Evelyn Gordon, commentarymagazine.com
Palestinians have rejected repeated Israeli offers of a state on most of the West Bank and Gaza: Not only isn’t this their ultimate goal, but they don’t even think it’s conducive to their ultimate goal. The only way they would sign such a deal is if they change their minds and conclude that it would actually further their goal of destroying Israel – in which case Israel clearly shouldn’t be signing it.
All this means that there will not and cannot be a final resolution of the conflict in the foreseeable future. Consequently, Israel urgently needs a long-term strategy for coping with a conflict that has no end in sight.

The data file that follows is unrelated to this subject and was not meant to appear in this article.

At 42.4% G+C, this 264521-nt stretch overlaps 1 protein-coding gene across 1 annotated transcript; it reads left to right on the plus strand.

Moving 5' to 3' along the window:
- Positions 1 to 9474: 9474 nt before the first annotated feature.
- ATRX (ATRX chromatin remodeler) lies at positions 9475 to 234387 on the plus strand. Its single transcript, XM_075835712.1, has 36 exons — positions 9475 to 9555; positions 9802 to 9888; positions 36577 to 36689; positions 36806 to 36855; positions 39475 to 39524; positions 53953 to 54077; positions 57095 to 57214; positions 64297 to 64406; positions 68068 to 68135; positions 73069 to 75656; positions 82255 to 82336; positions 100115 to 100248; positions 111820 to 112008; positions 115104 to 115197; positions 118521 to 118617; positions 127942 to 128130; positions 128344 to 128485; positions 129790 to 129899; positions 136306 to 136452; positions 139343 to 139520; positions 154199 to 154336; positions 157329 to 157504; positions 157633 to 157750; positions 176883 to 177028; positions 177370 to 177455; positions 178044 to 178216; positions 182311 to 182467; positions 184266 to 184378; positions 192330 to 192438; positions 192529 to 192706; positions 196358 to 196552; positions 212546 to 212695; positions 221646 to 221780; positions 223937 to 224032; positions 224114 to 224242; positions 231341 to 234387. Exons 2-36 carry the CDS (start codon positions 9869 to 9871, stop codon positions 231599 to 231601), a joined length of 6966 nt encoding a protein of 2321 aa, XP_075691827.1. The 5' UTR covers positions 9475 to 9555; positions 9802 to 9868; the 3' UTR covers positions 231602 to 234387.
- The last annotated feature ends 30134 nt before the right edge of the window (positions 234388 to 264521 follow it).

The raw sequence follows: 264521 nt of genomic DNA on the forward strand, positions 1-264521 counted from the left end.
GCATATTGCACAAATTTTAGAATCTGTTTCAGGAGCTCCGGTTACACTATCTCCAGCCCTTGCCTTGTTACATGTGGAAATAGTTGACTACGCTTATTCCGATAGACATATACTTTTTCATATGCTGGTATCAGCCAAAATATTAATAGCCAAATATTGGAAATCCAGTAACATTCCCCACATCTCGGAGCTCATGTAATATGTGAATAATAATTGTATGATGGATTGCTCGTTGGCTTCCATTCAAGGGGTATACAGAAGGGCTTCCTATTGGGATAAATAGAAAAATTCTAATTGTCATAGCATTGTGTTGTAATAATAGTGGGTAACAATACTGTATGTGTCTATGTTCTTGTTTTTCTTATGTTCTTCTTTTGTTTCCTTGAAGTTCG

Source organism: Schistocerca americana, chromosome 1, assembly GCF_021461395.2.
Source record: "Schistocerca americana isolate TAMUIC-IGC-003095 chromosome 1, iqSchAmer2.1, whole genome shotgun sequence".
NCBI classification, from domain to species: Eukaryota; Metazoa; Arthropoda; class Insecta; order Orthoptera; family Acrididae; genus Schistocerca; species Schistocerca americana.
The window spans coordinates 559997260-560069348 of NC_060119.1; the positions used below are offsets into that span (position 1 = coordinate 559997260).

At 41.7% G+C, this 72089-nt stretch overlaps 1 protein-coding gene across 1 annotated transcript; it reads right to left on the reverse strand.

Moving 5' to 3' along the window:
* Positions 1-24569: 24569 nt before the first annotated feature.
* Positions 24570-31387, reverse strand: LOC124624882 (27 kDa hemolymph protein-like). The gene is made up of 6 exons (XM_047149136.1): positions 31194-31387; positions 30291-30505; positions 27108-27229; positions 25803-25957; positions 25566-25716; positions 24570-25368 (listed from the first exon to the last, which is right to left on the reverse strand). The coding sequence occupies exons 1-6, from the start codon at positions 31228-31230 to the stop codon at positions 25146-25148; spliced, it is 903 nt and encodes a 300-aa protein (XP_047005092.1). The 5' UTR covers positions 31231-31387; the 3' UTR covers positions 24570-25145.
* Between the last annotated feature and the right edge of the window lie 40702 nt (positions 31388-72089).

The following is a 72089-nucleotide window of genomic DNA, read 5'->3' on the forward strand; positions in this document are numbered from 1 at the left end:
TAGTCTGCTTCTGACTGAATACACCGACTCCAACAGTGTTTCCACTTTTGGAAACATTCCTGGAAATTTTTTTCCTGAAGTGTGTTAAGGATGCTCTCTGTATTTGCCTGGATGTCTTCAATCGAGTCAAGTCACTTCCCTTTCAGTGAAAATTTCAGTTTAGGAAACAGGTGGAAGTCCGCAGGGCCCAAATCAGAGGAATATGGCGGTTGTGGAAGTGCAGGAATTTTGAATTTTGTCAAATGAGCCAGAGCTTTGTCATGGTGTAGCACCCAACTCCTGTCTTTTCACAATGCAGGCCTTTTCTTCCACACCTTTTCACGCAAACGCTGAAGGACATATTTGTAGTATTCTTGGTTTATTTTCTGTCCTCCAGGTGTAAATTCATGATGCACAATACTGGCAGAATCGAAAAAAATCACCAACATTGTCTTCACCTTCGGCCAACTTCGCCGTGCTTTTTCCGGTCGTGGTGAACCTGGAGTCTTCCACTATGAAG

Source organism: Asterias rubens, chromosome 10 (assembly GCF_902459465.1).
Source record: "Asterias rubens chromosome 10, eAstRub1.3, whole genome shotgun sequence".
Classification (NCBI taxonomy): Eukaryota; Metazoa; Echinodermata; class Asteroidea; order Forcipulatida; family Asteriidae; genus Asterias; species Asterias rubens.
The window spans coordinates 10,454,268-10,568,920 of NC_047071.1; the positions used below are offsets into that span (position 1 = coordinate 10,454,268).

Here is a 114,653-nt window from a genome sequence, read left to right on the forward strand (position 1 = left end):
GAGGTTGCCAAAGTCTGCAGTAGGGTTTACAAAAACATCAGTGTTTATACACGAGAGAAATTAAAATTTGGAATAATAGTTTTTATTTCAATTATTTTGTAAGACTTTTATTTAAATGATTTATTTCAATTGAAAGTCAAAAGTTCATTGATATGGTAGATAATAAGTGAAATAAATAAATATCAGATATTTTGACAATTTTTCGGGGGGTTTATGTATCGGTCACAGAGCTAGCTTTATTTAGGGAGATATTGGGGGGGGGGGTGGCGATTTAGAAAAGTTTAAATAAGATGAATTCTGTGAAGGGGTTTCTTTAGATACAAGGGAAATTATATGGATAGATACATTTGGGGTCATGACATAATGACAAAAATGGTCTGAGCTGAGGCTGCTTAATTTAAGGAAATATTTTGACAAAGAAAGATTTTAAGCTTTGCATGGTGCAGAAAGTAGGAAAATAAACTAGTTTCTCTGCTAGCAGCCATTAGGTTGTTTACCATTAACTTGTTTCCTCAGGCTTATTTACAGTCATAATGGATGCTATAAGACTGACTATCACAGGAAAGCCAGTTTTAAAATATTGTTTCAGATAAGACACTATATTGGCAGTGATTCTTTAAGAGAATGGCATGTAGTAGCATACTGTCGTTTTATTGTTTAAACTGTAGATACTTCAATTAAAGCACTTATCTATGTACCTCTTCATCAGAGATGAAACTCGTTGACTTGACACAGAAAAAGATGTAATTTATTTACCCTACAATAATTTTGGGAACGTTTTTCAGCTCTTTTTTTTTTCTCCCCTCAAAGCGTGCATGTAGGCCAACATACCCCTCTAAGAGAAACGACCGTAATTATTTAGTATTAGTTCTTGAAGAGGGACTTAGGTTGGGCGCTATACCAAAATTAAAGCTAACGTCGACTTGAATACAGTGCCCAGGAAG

In an essay in Mosaic earlier this month, I described in detail what such a strategy might look like in four different areas: negotiations, public diplomacy, military action and the home front. But one element of that strategy is particularly relevant ... the crucial importance of tirelessly explaining Israel’s legal and historical rights to this land.
... [T]he crux of the conflict is the Palestinian belief that “Jews have no rights to the land.” Palestinians also believe they are succeeding in converting the rest of the world to this view, which merely fuels their conviction that they will ultimately succeed in destroying Israel.
Until both these beliefs change, no solution to the conflict will be possible. And only Israel can make the case for its own rights; nobody else will do so in its stead.